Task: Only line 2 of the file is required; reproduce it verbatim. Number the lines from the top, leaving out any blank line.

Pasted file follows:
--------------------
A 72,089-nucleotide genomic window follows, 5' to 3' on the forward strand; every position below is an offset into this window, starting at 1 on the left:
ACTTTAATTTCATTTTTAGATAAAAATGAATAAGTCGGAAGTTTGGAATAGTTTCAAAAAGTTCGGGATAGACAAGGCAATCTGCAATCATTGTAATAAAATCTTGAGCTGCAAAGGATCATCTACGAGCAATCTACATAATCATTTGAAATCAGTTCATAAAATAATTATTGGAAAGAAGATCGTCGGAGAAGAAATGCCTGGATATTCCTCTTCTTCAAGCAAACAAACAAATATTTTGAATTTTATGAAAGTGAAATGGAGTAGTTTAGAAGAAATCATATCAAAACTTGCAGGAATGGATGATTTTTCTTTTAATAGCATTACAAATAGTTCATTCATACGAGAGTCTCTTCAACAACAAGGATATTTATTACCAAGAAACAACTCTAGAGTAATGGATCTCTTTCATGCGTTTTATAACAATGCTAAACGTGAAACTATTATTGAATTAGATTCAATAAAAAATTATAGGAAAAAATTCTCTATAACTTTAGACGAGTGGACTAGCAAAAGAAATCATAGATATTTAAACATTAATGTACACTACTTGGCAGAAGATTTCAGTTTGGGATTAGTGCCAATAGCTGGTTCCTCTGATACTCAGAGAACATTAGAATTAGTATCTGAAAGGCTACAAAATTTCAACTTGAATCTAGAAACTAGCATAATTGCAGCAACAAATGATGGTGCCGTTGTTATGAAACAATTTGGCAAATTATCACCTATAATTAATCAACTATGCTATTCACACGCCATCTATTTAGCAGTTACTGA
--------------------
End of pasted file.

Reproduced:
ACTTTAATTTCATTTTTAGATAAAAATGAATAAGTCGGAAGTTTGGAATAGTTTCAAAAAGTTCGGGATAGACAAGGCAATCTGCAATCATTGTAATAAAATCTTGAGCTGCAAAGGATCATCTACGAGCAATCTACATAATCATTTGAAATCAGTTCATAAAATAATTATTGGAAAGAAGATCGTCGGAGAAGAAATGCCTGGATATTCCTCTTCTTCAAGCAAACAAACAAATATTTTGAATTTTATGAAAGTGAAATGGAGTAGTTTAGAAGAAATCATATCAAAACTTGCAGGAATGGATGATTTTTCTTTTAATAGCATTACAAATAGTTCATTCATACGAGAGTCTCTTCAACAACAAGGATATTTATTACCAAGAAACAACTCTAGAGTAATGGATCTCTTTCATGCGTTTTATAACAATGCTAAACGTGAAACTATTATTGAATTAGATTCAATAAAAAATTATAGGAAAAAATTCTCTATAACTTTAGACGAGTGGACTAGCAAAAGAAATCATAGATATTTAAACATTAATGTACACTACTTGGCAGAAGATTTCAGTTTGGGATTAGTGCCAATAGCTGGTTCCTCTGATACTCAGAGAACATTAGAATTAGTATCTGAAAGGCTACAAAATTTCAACTTGAATCTAGAAACTAGCATAATTGCAGCAACAAATGATGGTGCCGTTGTTATGAAACAATTTGGCAAATTATCACCTATAATTAATCAACTATGCTATTCACACGCCATCTATTTAGCAGTTACTGA